DECEMBER 16, 1941
WASHINGTON, Monday—We are back in Washington. During the trip, I read Louis Adamic's book: "Two Way Passage." It is a book that every American should read. I have not quite finished it, so I cannot really discuss it, but it has started a trend of thought which is pointed up by the situation on the West Coast for the American born Japanese.
We know that there are German and Italian agents and people representing other sympathetic Axis nationalities who have been very active in this country during the past few years, just as the Communists have been. We know that now, there are Japanese as well as these other agents, who are here to be helpful to their own nation and not to ours. But these people are gradually being rounded up by the FBI and the Secret Service.
We, as citizens, if we hear anything suspicious, will report it to the proper authorities. But the great mass of our people, stemming from these various national ties, must not feel that they have suddenly ceased to be Americans.
This is, perhaps, the greatest test this country has ever met. Perhaps it is the test which is going to show whether the United States can furnish a pattern for the rest of the world for the future. Our citizens come from all the nations of the world. Some of us have said from time to time, that we were the only proof that different nationalities could live together in peace and understanding, each bringing his own contribution, different though it may be, to the final unity which is the United States.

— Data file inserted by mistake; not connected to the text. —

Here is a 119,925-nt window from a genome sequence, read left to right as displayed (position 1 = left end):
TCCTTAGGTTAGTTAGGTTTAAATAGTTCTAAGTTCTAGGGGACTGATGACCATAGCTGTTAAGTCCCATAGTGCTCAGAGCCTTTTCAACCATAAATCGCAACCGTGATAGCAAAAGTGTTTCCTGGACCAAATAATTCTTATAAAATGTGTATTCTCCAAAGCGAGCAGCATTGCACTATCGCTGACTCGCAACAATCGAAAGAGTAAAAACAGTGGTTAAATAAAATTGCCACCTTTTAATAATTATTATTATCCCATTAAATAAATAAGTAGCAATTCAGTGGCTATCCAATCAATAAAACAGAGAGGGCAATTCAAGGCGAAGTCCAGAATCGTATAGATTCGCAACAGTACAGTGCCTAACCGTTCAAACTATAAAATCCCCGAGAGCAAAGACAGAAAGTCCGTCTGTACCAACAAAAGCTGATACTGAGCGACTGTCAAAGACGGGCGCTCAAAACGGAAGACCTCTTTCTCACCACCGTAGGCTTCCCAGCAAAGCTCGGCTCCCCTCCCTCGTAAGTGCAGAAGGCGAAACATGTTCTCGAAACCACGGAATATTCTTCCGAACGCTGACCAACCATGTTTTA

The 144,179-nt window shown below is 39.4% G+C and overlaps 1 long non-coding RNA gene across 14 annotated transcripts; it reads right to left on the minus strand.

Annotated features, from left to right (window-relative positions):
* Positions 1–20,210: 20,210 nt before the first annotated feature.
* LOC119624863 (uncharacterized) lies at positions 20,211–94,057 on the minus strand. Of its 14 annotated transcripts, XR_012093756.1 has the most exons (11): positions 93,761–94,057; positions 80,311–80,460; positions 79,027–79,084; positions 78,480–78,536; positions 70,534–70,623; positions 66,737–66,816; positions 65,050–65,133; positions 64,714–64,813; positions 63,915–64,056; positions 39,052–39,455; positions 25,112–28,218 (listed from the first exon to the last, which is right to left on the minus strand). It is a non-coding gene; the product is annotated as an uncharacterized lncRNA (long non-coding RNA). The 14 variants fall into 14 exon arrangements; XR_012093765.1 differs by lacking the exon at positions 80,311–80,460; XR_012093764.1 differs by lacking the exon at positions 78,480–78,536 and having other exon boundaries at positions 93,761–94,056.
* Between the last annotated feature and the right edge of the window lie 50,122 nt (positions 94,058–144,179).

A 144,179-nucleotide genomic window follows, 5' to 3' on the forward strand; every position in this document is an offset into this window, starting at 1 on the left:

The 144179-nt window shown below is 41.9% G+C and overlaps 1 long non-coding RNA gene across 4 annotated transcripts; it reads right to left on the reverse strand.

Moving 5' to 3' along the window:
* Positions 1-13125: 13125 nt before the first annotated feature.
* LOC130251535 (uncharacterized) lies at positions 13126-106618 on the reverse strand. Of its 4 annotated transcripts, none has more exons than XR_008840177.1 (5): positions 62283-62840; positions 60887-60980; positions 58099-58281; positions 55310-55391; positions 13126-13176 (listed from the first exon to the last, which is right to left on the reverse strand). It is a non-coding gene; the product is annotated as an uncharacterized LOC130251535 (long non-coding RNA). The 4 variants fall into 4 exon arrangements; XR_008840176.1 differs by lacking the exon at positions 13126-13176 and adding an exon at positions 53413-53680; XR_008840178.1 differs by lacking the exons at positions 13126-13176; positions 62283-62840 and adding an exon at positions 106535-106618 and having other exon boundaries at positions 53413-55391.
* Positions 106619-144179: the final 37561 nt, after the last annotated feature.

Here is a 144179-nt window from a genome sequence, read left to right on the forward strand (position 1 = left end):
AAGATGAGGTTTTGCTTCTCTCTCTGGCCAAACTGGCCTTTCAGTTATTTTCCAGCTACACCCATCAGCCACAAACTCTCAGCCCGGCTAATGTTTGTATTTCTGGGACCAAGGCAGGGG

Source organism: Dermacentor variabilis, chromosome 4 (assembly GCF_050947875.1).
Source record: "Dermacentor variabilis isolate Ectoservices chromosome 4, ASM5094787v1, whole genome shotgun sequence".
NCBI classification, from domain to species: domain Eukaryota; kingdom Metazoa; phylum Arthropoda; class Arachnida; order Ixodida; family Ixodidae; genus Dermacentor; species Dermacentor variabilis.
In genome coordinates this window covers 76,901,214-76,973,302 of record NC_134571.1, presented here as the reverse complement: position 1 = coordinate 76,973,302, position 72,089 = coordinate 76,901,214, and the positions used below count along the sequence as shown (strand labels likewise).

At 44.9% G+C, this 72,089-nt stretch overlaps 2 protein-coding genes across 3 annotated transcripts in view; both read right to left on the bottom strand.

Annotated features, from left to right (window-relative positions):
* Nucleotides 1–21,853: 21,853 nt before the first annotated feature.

If, out of the present chaos, there is ever to come a world where free people live together peacefully, in Europe, Asia or in the Americas, we shall have to furnish the pattern. It is not enough to restore people to an old and outworn pattern. People must be given the chance to see the possibilities of a new world and to work for it.
Perhaps, on us today, lies the obligation to prove that such a vision may be a practical possibility. If we cannot meet the challenge of fairness to our citizens of every nationality, of really believing in the Bill of Rights and making it a reality for all loyal American citizens, regardless of race, creed or color; if we cannot keep in check anti-semitism, anti-racial feelings as well as anti-religious feelings, then we shall have removed from the world, the one real hope for the future on which all humanity must now rely.
(COPYRIGHT, 1941, BY UNITED FEATURE SYNDICATE, INC.)
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About this document
My Day by Eleanor Roosevelt, December 16, 1941
Digital edition created by The Eleanor Roosevelt Papers Project The George Washington University 312 Academic Building 2100 Foxhall Road, NW Washington, DC 20007
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